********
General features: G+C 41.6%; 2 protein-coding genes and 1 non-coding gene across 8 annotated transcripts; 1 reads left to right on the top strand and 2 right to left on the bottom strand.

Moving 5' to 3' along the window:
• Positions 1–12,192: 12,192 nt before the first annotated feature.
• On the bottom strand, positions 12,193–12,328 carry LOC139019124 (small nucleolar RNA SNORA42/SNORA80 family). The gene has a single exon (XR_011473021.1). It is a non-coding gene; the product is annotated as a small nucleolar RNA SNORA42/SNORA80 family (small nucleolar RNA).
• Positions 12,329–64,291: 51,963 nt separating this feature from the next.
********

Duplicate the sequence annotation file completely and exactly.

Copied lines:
General features: G+C 41.6%; 2 protein-coding genes and 1 non-coding gene across 8 annotated transcripts; 1 reads left to right on the top strand and 2 right to left on the bottom strand.

Moving 5' to 3' along the window:
• Positions 1–12,192: 12,192 nt before the first annotated feature.
• On the bottom strand, positions 12,193–12,328 carry LOC139019124 (small nucleolar RNA SNORA42/SNORA80 family). The gene has a single exon (XR_011473021.1). It is a non-coding gene; the product is annotated as a small nucleolar RNA SNORA42/SNORA80 family (small nucleolar RNA).
• Positions 12,329–64,291: 51,963 nt separating this feature from the next.